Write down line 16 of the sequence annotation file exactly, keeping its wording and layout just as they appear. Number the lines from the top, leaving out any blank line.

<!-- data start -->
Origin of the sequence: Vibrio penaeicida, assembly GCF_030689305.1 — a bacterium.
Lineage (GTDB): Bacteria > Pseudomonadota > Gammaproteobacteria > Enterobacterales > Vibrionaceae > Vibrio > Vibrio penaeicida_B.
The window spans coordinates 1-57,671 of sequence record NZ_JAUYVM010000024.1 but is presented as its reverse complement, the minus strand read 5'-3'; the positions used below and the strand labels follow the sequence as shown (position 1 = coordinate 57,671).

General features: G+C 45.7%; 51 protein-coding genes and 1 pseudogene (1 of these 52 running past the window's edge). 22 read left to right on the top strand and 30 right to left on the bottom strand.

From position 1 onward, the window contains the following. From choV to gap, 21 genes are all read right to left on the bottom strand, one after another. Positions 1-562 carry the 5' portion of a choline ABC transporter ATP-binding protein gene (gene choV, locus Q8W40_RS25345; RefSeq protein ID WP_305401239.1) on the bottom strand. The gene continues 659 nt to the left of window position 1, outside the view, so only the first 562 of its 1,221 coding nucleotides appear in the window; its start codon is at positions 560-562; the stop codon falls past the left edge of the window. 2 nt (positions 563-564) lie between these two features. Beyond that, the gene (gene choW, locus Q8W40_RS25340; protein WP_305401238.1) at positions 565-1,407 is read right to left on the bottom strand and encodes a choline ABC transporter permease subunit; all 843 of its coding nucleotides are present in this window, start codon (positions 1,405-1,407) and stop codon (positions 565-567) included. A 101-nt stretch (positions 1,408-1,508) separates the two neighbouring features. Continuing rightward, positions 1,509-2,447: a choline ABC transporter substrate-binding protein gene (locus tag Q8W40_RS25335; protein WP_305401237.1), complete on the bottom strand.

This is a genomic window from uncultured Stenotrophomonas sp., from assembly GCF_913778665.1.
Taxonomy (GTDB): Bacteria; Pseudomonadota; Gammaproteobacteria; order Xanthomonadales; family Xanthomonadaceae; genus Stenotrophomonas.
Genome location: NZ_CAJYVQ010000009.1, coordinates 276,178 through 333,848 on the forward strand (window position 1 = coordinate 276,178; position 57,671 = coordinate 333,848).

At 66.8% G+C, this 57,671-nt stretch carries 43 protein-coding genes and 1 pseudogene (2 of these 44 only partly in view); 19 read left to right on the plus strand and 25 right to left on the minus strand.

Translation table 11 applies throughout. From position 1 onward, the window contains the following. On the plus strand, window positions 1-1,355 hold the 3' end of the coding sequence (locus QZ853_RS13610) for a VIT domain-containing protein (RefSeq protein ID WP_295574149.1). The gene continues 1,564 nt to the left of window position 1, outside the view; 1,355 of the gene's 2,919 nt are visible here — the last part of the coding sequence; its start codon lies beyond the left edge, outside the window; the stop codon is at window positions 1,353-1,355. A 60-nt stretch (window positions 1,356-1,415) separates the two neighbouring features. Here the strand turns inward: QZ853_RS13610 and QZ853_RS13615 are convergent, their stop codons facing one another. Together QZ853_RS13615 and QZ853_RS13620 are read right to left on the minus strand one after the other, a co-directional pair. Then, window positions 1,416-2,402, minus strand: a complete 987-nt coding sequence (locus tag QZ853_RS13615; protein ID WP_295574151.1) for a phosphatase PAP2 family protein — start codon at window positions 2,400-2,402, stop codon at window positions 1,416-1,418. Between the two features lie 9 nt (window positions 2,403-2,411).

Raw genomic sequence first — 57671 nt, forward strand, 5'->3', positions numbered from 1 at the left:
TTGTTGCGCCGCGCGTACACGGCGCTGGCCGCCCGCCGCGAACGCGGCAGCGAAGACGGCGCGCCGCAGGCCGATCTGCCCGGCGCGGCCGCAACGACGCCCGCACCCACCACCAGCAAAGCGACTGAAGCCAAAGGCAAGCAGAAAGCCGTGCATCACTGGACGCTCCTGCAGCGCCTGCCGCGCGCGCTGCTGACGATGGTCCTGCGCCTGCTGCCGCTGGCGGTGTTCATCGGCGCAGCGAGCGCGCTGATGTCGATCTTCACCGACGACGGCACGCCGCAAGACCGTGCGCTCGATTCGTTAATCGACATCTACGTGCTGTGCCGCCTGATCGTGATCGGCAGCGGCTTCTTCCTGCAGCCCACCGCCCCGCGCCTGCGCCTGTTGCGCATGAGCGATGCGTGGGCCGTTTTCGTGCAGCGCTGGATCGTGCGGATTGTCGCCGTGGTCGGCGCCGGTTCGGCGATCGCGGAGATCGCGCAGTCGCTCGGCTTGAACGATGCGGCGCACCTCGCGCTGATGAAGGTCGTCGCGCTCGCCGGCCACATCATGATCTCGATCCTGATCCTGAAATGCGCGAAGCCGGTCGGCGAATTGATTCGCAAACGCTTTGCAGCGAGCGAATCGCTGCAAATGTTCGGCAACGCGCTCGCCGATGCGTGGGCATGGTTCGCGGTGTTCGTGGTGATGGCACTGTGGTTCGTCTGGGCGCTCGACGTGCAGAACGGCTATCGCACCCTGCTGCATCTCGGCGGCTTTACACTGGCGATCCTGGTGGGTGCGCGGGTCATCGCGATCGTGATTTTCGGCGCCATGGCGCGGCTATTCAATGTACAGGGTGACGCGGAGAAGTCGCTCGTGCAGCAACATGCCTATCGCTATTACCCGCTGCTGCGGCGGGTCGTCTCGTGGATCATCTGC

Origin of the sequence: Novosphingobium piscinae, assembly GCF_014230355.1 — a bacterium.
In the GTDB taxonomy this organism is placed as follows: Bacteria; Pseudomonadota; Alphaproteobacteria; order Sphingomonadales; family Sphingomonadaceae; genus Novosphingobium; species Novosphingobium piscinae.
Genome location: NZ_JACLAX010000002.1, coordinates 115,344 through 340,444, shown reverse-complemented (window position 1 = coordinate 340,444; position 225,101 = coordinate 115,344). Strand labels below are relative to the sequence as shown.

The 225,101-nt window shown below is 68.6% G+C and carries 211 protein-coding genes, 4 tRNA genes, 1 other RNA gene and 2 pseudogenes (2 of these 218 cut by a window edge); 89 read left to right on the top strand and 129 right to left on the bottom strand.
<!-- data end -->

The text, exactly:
The 225,101-nt window shown below is 68.6% G+C and carries 211 protein-coding genes, 4 tRNA genes, 1 other RNA gene and 2 pseudogenes (2 of these 218 cut by a window edge); 89 read left to right on the top strand and 129 right to left on the bottom strand.